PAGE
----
News Release

Wildlife is active near park roads, be vigilant while driving

Don't Kill Your Wildlife graphic with bison in road and a vehicle driving towards it with the Teton range in the background

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News Release Date: October 28, 2021

Contact: C.J. Adams, 307.739.3431

MOOSE, WY— Park officials ask visitors and local residents to practice vigilance while driving in Grand Teton National Park. In the last two weeks alone, five bison, one elk, one mule deer, one pronghorn, one coyote and one wolf pup were hit and killed by vehicles traveling on park roads.

Seeing wildlife in their natural habitat is one of the many unique opportunities that make Grand Teton National Park a special, awe-inspiring place. Motorists can do their part to protect and preserve these animals by slowing down and using caution while driving.

For many animals, fall is a time of migration which means animals may be more active near park roadways and can cross the roads unexpectedly. Days become shorter as fall transitions to winter. Drivers should use caution and slow down, especially at dawn, dusk, and during the night when visibility is reduced.

Visitors and local residents should obey posted speed limits and maintain a safe following distance from other vehicles. Please follow the nighttime speed limit of 45 miles per hour on U.S. Highway 26/89/191. The reduced speed limit gives drivers and wildlife more time to react.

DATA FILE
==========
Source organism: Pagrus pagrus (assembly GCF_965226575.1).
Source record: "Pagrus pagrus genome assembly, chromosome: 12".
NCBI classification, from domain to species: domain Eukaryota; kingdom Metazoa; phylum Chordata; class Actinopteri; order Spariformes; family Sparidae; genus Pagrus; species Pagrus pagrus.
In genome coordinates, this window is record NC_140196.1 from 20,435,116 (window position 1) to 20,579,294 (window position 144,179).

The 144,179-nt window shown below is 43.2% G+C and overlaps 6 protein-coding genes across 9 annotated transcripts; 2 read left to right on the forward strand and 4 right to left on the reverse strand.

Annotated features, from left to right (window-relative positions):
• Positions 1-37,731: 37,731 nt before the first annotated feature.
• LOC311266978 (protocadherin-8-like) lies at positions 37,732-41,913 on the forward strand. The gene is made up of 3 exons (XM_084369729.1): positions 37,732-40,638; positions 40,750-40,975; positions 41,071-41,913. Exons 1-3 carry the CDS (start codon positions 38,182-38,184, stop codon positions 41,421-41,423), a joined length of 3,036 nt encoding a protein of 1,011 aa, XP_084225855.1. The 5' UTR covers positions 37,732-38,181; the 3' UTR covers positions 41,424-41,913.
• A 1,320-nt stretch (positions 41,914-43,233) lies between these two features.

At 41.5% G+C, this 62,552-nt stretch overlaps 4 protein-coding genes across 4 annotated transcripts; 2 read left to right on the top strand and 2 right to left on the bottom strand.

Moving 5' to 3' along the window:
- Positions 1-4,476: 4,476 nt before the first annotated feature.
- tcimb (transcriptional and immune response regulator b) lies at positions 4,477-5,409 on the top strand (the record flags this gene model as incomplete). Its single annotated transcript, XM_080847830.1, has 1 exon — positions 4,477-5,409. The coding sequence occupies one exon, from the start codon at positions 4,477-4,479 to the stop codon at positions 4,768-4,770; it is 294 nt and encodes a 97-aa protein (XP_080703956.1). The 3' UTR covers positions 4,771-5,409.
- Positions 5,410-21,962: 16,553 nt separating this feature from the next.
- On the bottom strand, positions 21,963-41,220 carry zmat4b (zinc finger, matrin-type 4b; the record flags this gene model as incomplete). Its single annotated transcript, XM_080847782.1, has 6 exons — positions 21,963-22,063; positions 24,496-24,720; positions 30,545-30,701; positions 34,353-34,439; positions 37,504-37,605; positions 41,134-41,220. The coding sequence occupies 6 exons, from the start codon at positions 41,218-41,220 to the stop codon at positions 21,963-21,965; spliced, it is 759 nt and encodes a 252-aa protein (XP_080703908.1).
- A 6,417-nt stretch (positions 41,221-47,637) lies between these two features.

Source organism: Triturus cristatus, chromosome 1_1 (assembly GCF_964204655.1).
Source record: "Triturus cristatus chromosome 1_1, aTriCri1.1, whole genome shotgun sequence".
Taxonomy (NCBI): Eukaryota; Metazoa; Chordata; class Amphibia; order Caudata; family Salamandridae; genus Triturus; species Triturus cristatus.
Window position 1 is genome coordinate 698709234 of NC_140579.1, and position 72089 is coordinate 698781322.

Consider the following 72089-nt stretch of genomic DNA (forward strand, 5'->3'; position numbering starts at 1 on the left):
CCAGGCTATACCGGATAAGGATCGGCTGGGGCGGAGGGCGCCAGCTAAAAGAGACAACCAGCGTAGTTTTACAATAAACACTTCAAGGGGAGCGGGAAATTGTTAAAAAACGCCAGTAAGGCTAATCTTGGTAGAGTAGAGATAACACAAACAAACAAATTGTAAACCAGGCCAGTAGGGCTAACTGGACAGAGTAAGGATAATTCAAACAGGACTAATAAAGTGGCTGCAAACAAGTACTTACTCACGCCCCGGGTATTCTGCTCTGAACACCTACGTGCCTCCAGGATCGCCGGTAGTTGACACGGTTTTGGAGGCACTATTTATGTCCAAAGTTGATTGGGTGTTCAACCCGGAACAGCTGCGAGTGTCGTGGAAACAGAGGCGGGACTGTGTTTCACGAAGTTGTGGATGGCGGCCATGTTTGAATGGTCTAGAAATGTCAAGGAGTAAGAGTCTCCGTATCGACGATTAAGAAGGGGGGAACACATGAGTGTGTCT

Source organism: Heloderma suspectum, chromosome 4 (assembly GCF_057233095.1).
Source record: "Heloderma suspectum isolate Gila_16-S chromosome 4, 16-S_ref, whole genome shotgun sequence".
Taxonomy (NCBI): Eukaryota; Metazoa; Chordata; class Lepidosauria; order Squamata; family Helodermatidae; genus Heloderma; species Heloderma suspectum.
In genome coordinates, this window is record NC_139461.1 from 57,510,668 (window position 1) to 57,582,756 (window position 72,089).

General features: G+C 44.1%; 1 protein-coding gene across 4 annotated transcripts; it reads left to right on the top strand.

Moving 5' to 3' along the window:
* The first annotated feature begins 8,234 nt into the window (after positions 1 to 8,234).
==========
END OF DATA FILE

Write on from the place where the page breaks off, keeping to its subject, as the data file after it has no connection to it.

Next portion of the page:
In addition, drivers should pay close attention while driving on park roads. Many animals are good at hiding along roadsides and it is important to be aware that animals are around, even when you do not see them. Speeding is not the only cause of wildlife collisions. Park wildlife are often hit because drivers are not paying attention to their surroundings.

When an animal is hit, wildlife management staff are sent to respond. Depending on the circumstances, this pulls staff members away from their other duties for a considerable amount of time in order to perform carcass removal, biological sampling, and clean up. This directly impacts park staff’s ability to protect other wildlife.

Around 75—100 large animals are hit by vehicles annually in Grand Teton. You can save a life by slowing down, driving 45 at night and being alert on park roads.

Last updated: October 28, 2021

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Mailing Address:

P.O. Box 170
Moose, WY 83012


Talk to a Ranger? To speak to a Grand Teton National Park ranger call 307–739–3399 for visitor information Monday-Friday during business hours.

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